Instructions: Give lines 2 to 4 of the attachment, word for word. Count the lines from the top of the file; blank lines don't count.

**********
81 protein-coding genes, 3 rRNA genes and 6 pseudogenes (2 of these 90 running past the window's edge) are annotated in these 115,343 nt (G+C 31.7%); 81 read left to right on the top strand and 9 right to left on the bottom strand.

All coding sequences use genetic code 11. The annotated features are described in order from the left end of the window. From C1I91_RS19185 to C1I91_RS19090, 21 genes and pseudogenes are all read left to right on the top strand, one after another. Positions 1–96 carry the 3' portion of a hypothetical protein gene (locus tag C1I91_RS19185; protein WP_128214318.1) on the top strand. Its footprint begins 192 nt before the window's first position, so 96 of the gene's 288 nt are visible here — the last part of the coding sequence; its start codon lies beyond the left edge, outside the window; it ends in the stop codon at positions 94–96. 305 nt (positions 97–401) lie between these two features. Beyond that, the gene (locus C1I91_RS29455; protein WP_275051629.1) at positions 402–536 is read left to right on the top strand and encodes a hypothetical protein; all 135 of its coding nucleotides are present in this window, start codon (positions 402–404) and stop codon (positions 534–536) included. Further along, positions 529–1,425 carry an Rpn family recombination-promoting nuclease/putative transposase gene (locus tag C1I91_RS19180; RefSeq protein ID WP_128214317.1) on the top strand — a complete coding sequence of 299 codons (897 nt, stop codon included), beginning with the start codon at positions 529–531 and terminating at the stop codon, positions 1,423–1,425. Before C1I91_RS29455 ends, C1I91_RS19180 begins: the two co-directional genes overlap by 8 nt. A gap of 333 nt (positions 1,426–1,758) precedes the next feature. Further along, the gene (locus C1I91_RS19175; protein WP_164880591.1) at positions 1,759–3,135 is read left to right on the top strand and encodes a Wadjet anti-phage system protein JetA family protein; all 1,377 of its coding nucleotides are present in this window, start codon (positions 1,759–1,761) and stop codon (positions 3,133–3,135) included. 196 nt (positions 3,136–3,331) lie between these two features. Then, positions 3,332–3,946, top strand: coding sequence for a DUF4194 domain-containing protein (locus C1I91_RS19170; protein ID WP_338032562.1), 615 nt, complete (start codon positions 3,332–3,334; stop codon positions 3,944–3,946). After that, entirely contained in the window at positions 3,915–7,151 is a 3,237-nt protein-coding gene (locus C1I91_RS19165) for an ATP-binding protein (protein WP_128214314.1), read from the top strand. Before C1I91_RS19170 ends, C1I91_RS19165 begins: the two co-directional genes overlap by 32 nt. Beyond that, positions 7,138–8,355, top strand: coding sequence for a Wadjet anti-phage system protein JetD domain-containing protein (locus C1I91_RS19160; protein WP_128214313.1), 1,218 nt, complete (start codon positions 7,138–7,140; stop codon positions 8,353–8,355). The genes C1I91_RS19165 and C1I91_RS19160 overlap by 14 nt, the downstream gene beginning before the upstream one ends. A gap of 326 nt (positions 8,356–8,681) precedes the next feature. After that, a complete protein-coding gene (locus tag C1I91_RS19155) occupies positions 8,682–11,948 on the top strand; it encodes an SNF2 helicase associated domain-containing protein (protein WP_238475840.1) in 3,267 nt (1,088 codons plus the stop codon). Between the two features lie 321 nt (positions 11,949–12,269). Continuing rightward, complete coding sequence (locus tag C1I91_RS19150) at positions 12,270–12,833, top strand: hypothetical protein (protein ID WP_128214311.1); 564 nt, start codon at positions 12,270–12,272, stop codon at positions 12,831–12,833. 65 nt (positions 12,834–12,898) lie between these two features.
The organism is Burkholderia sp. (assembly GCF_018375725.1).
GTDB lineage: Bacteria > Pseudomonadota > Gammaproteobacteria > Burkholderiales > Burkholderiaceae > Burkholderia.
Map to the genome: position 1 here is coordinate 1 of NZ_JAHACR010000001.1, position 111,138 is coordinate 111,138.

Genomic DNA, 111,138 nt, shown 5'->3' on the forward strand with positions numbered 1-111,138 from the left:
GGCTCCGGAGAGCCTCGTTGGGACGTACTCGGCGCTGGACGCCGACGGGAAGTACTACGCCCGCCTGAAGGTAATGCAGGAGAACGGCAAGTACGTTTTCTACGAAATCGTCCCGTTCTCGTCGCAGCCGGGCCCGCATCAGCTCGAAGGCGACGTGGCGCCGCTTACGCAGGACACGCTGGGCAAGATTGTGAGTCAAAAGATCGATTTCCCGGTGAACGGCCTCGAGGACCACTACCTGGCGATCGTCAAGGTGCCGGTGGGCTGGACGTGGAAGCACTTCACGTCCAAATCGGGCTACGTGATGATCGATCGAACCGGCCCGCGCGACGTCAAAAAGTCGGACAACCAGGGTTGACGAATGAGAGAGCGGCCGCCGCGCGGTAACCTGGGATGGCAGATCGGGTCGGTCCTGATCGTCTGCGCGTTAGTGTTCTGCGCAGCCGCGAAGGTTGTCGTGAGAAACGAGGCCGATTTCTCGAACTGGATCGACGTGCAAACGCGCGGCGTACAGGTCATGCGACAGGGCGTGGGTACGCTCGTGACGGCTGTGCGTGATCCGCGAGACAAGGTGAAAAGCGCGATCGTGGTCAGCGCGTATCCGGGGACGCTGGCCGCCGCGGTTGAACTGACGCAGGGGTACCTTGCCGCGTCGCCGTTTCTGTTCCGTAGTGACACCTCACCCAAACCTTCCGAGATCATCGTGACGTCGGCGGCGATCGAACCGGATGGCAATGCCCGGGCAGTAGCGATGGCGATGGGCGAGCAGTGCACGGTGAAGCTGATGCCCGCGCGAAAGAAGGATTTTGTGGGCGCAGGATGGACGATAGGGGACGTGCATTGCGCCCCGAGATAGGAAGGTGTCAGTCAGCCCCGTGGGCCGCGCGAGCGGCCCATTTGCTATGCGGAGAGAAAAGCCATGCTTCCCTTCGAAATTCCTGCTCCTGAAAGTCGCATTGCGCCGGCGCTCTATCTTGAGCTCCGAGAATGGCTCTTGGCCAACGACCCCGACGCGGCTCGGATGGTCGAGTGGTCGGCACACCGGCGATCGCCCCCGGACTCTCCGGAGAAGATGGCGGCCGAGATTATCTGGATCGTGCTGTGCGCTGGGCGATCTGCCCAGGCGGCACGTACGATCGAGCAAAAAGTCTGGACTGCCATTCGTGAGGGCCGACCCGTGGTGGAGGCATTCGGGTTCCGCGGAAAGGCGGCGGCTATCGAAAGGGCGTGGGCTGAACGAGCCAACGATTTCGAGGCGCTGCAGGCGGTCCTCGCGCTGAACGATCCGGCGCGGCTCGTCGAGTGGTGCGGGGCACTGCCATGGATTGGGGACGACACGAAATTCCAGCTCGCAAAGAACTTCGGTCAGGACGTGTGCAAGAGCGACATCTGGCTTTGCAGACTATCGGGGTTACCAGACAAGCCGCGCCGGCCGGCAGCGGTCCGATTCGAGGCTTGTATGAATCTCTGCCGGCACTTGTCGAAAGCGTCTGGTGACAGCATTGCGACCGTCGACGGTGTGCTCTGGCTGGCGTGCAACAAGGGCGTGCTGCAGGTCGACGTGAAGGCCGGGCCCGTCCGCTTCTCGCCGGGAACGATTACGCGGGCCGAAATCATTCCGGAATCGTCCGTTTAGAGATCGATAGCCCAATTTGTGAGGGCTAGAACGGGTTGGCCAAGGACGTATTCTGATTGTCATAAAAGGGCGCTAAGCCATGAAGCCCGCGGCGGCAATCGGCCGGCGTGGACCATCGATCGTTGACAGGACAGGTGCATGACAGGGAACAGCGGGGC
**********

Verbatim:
All coding sequences use genetic code 11. The annotated features are described in order from the left end of the window. From C1I91_RS19185 to C1I91_RS19090, 21 genes and pseudogenes are all read left to right on the top strand, one after another. Positions 1–96 carry the 3' portion of a hypothetical protein gene (locus tag C1I91_RS19185; protein WP_128214318.1) on the top strand. Its footprint begins 192 nt before the window's first position, so 96 of the gene's 288 nt are visible here — the last part of the coding sequence; its start codon lies beyond the left edge, outside the window; it ends in the stop codon at positions 94–96. 305 nt (positions 97–401) lie between these two features. Beyond that, the gene (locus C1I91_RS29455; protein WP_275051629.1) at positions 402–536 is read left to right on the top strand and encodes a hypothetical protein; all 135 of its coding nucleotides are present in this window, start codon (positions 402–404) and stop codon (positions 534–536) included. Further along, positions 529–1,425 carry an Rpn family recombination-promoting nuclease/putative transposase gene (locus tag C1I91_RS19180; RefSeq protein ID WP_128214317.1) on the top strand — a complete coding sequence of 299 codons (897 nt, stop codon included), beginning with the start codon at positions 529–531 and terminating at the stop codon, positions 1,423–1,425. Before C1I91_RS29455 ends, C1I91_RS19180 begins: the two co-directional genes overlap by 8 nt. A gap of 333 nt (positions 1,426–1,758) precedes the next feature. Further along, the gene (locus C1I91_RS19175; protein WP_164880591.1) at positions 1,759–3,135 is read left to right on the top strand and encodes a Wadjet anti-phage system protein JetA family protein; all 1,377 of its coding nucleotides are present in this window, start codon (positions 1,759–1,761) and stop codon (positions 3,133–3,135) included. 196 nt (positions 3,136–3,331) lie between these two features. Then, positions 3,332–3,946, top strand: coding sequence for a DUF4194 domain-containing protein (locus C1I91_RS19170; protein ID WP_338032562.1), 615 nt, complete (start codon positions 3,332–3,334; stop codon positions 3,944–3,946). After that, entirely contained in the window at positions 3,915–7,151 is a 3,237-nt protein-coding gene (locus C1I91_RS19165) for an ATP-binding protein (protein WP_128214314.1), read from the top strand. Before C1I91_RS19170 ends, C1I91_RS19165 begins: the two co-directional genes overlap by 32 nt. Beyond that, positions 7,138–8,355, top strand: coding sequence for a Wadjet anti-phage system protein JetD domain-containing protein (locus C1I91_RS19160; protein WP_128214313.1), 1,218 nt, complete (start codon positions 7,138–7,140; stop codon positions 8,353–8,355). The genes C1I91_RS19165 and C1I91_RS19160 overlap by 14 nt, the downstream gene beginning before the upstream one ends. A gap of 326 nt (positions 8,356–8,681) precedes the next feature. After that, a complete protein-coding gene (locus tag C1I91_RS19155) occupies positions 8,682–11,948 on the top strand; it encodes an SNF2 helicase associated domain-containing protein (protein WP_238475840.1) in 3,267 nt (1,088 codons plus the stop codon). Between the two features lie 321 nt (positions 11,949–12,269). Continuing rightward, complete coding sequence (locus tag C1I91_RS19150) at positions 12,270–12,833, top strand: hypothetical protein (protein ID WP_128214311.1); 564 nt, start codon at positions 12,270–12,272, stop codon at positions 12,831–12,833. 65 nt (positions 12,834–12,898) lie between these two features.
The organism is Burkholderia sp. (assembly GCF_018375725.1).
GTDB lineage: Bacteria > Pseudomonadota > Gammaproteobacteria > Burkholderiales > Burkholderiaceae > Burkholderia.